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White House Blocks Sondland Testimony, Signaling Plan to Stonewall Impeachment Inquiry

Text messages provided to Congress last week showed that Mr. Sondland and another senior diplomat had worked on language for a statement they wanted the Ukrainian president to put out in August that would have committed him to the investigations sought by Mr. Trump. The diplomats consulted with Mr. Giuliani about the statement, believing they needed to pacify him in order to allow the United States to normalize relations with the Ukrainians.

Mr. Sondland was also involved in a back-and-forth with top American diplomats to Ukraine over text last month that suggests some senior State Department officials believed that Mr. Trump may have been holding up the security aid as leverage for getting its leaders to conduct the investigations Mr. Trump wanted.

“As I said on the phone, I think it’s crazy to withhold security assistance for help with a political campaign,” William B. Taylor Jr., a top American official in Ukraine, wrote in one exchange in early September.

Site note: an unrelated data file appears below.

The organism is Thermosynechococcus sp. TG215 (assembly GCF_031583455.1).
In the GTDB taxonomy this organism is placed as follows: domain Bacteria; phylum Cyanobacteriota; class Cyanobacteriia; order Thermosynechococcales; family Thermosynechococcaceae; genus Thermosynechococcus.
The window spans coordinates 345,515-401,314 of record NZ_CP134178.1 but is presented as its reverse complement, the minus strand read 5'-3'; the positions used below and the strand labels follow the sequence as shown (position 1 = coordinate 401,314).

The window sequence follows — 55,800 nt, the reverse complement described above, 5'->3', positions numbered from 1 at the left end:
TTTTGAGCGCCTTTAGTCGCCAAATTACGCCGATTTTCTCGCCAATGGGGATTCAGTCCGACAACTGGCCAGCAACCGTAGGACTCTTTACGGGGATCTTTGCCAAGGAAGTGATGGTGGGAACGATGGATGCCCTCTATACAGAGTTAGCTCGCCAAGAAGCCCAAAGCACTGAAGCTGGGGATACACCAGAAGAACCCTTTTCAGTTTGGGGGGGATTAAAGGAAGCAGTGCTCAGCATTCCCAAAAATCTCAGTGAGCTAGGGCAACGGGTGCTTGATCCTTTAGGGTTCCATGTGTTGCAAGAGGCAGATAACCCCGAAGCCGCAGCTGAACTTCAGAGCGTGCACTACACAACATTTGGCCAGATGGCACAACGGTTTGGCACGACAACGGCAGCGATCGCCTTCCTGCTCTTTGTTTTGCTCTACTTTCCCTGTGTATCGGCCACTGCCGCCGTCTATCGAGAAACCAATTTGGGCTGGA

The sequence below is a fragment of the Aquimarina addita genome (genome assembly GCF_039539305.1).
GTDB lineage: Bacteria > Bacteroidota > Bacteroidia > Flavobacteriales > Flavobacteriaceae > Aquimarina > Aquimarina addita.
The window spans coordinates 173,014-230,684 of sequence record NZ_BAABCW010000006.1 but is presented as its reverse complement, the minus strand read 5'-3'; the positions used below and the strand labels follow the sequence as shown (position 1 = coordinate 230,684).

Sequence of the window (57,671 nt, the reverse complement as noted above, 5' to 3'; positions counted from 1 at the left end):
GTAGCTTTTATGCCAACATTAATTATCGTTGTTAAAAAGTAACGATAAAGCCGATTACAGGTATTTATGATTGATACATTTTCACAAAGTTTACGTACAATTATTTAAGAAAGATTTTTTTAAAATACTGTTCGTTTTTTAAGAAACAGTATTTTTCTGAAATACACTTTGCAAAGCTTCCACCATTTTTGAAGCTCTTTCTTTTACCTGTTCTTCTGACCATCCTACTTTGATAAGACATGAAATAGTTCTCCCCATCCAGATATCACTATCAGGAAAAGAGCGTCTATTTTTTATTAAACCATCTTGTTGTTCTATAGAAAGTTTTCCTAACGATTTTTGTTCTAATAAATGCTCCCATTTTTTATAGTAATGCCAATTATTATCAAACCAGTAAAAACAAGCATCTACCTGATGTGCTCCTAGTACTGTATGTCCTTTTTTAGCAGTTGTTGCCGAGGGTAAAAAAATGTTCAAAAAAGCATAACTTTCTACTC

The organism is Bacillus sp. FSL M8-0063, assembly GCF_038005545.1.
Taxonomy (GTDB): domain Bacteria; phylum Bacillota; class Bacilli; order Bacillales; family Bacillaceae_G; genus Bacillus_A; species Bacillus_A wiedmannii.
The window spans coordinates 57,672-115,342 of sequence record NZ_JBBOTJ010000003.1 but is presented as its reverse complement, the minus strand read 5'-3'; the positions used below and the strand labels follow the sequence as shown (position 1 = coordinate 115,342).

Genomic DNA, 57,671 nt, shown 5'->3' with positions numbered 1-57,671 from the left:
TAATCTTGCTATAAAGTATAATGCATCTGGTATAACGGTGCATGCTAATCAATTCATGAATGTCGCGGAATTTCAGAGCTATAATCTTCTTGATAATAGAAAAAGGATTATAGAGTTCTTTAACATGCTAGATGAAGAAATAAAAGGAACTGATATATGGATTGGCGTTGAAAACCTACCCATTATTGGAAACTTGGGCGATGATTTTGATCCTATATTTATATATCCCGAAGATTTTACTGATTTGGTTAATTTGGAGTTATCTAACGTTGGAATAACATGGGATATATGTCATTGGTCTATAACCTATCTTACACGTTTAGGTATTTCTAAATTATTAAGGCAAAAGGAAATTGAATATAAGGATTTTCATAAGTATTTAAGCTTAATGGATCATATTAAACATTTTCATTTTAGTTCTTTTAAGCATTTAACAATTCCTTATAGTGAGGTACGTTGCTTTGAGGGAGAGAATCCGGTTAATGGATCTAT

After receiving the text, Mr. Sondland called Mr. Trump, who asserted it was false.

“Bill, I believe you are incorrect about President Trump’s intentions,” Mr. Sondland wrote in the messages. “The President has been crystal clear no quid pro quo’s of any kind.”

Mr. Sondland added: “I suggest we stop the back and forth by text.”

There have been conflicting accounts of Mr. Sondland’s views, however. Senator Ron Johnson, Republican of Wisconsin, told The Wall Street Journal last week that Mr. Sondland had told him in August that the release of the aid was contingent upon Ukraine opening the investigations. Mr. Johnson said he was alarmed and asked Mr. Trump if there was a quid pro quo involved. The president adamantly denied it, he said.

Robert D. Luskin, Mr. Sondland’s lawyer, said in a statement that as a State Department employee, his client had no choice but to comply with the administration’s direction. He said Mr. Sondland was “profoundly disappointed” he was not able to testify, and would do so in the future if allowed.

“Ambassador Sondland believes strongly that he acted at all times in the best interests of the United States, and he stands ready to answer the committee’s questions fully and truthfully,” Mr. Luskin said.

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